The result was a list of journals ranked by the average number of citations per research article—a number that he called the impact factor. Accounts of Chemical Research took the top slot with an impact factor of 29.285. The top physics journal was Physical Review Letters, in 29th place with an impact factor of 4.911. Garfield hoped the ISI’s new journal impact factors would help scientists decide which journals to read, highlight cutting-edge areas of research for policymakers and funding bodies, and aid librarians trying to curate the ballooning number of academic journals.

Criticisms of the impact factor

Many scientists questioned the value of citation analysis and Garfield’s new metric. Joseph Arditti, a biologist at the University of California, Irvine, wrote to Science that some papers might be frequently cited because they were being widely criticized. H. J. M. Hanley at the National Bureau of Standards worried that the metric might create problematic incentives. Tongue in cheek, he advised future scientists to “cite yourself as often as possible; insist that your work be cited in all articles that you review; and automatically pass articles that already contain a sufficient number of citations to you.”

Journal Impact Factor rank (score), 2015 CiteScore rank (score), 2015
Lancet* 4 (44.002) 242 (7.72)
Nature Materials 7 (38.891) 11 (25.58)
Nature 9 (38.138) 60 (14.38)
Science 16 (34.661) 80 (13.12)
Reviews of Modern Physics 19 (33.177) 7 (32.79)
Living Reviews in Relativity 20 (32.000) 13 (25.19)
Progress in Materials Science* 23 (31.083) 6 (32.97)
Cell* 27 (28.710) 17 (23.62)
Progress in Polymer Science* 29 (27.184) 9 (28.32)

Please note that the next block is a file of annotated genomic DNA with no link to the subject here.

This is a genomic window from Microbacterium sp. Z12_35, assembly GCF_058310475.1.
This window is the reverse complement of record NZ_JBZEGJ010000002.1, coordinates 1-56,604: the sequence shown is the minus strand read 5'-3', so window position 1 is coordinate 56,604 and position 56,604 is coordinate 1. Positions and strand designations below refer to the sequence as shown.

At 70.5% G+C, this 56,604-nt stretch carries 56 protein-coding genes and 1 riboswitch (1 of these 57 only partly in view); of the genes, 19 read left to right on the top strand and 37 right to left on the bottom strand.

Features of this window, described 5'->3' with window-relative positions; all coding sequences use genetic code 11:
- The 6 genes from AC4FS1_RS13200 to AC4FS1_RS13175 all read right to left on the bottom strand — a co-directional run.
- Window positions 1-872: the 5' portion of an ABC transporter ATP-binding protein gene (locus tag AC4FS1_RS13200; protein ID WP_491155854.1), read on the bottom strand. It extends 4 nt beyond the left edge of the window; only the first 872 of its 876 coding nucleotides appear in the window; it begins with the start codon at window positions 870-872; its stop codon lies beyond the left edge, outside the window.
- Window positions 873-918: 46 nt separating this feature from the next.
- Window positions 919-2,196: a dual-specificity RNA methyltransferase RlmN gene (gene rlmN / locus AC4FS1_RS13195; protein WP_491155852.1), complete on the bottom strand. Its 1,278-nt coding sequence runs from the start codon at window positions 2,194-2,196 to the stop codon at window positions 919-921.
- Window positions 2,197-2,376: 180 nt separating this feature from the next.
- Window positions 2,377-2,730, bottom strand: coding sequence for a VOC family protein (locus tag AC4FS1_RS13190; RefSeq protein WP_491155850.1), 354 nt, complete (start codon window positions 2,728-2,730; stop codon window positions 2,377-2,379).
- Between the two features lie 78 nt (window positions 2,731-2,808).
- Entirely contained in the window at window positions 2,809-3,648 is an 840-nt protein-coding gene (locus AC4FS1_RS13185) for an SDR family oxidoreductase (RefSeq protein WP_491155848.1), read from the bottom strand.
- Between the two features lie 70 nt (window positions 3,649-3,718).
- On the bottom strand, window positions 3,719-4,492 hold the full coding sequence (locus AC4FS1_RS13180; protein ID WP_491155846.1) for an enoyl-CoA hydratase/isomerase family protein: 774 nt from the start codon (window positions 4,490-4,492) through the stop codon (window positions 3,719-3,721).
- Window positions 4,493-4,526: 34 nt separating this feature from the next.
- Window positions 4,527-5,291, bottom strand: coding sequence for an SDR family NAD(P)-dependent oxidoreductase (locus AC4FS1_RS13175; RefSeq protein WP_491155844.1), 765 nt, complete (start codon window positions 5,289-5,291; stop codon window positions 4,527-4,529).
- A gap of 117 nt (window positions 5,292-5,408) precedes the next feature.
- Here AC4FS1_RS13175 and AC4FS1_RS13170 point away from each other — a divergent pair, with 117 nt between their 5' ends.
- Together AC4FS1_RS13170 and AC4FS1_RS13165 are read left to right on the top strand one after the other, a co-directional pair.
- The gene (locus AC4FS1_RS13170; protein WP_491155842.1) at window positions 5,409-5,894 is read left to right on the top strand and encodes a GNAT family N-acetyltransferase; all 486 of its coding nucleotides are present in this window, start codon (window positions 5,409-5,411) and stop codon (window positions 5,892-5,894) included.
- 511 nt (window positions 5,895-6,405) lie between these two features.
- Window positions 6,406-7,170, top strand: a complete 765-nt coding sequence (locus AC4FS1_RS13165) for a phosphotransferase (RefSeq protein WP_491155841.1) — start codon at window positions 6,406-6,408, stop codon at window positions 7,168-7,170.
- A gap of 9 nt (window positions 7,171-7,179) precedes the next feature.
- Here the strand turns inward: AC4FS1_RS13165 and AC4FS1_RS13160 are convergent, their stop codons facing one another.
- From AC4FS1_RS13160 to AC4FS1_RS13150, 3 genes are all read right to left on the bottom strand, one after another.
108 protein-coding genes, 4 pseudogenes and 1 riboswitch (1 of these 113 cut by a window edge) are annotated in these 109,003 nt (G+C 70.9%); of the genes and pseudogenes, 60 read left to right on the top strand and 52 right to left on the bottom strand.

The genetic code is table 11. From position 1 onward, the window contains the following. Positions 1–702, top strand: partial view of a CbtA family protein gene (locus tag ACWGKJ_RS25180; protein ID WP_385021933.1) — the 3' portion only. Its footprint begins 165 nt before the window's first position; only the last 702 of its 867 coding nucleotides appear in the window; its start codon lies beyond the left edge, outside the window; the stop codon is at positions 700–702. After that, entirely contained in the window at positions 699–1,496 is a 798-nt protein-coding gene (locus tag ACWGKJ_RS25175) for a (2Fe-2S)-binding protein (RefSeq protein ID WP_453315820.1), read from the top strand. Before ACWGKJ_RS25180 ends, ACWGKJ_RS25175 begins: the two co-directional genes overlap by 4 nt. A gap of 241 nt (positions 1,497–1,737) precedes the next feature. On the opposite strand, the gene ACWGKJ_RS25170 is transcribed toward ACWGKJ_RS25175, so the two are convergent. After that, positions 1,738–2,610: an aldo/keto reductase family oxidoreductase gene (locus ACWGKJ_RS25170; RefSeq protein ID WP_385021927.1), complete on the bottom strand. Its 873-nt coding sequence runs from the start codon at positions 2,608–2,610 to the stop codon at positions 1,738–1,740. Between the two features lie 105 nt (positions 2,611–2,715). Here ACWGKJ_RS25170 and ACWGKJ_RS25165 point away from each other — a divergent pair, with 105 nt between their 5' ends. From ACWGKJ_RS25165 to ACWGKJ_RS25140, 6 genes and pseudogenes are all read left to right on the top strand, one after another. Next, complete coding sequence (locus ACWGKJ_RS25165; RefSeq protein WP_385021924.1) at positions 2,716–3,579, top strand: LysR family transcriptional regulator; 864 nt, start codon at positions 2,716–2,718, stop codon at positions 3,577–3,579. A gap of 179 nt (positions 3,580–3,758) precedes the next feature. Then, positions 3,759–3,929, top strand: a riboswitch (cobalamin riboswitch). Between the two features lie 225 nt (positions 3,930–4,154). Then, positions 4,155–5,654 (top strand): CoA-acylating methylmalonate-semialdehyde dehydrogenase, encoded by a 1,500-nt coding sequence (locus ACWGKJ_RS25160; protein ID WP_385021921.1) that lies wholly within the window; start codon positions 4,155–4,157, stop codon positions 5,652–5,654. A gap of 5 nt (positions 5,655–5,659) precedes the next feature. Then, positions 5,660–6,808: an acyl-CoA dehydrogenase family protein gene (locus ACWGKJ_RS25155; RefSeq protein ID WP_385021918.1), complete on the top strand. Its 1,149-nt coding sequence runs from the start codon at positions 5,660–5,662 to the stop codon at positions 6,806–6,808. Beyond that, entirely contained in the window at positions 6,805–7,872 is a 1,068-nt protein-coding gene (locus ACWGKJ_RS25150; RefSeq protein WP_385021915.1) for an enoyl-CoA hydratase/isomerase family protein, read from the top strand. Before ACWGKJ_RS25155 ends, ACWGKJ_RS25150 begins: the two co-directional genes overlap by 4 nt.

Physical Review Letters 291 (7.645) 454 (5.76)
* Journal published by Elsevier

Despite such concerns, the impact factor caught on among readers, researchers, and librarians. In 1992 the information firm Thomson Reuters acquired ISI and, with it, the right to issue the list of impact factors. Today many journals tout their impact factor on information pages for potential authors and use the number in advertisements. Nature, for example, has an annual sale offering a subscription for the same amount as its current impact factor.

The spread of the impact factor hasn’t silenced the index’s critics. Two recent studies showed that journal impact factors no longer have a strong correlation with the number of citations individual papers in those journals receive. The measure’s ineffectiveness is due to a combination of highly cited papers that skew impact factor calculations and scientists’ tendency to read individual articles from many journals rather than one single issue of a top journal.

Other observers have argued that journal editors have manipulated their impact factors by encouraging self-citation, rendering the metric unreliable. Even Philip Campbell, the editor-in-chief of Nature, has argued that impact factors are overused. Furthermore, Thomson Reuters makes its rankings available only to subscribers, which makes it difficult for researchers whose institutions do not have access.

Although many people would like to see the impact factor’s hold on science shaken, it seems unlikely that Elsevier’s CiteScore—or any other alternate metric—will be the solution. CiteScore has one notable advantage over its older rival: Its rankings and data are freely available. But its basic methodology overlaps enough with that of the impact factor that it seems to suffer from the same weaknesses.

Critics are already pointing to potential conflicts of interest with a journal ranking system that is issued by a journal publisher. Notably, CiteScore divides a journal’s citations by the total number of articles it has printed, including news articles, editorials, and correspondence—a modeling choice that dramatically drops the rank of some top non-Elsevier journals like Nature and Science, as well as Elsevier’s most famous medical journal, the Lancet.

CiteScore probably won’t dethrone the impact factor—but that does not mean the 45-year-old metric’s future is guaranteed.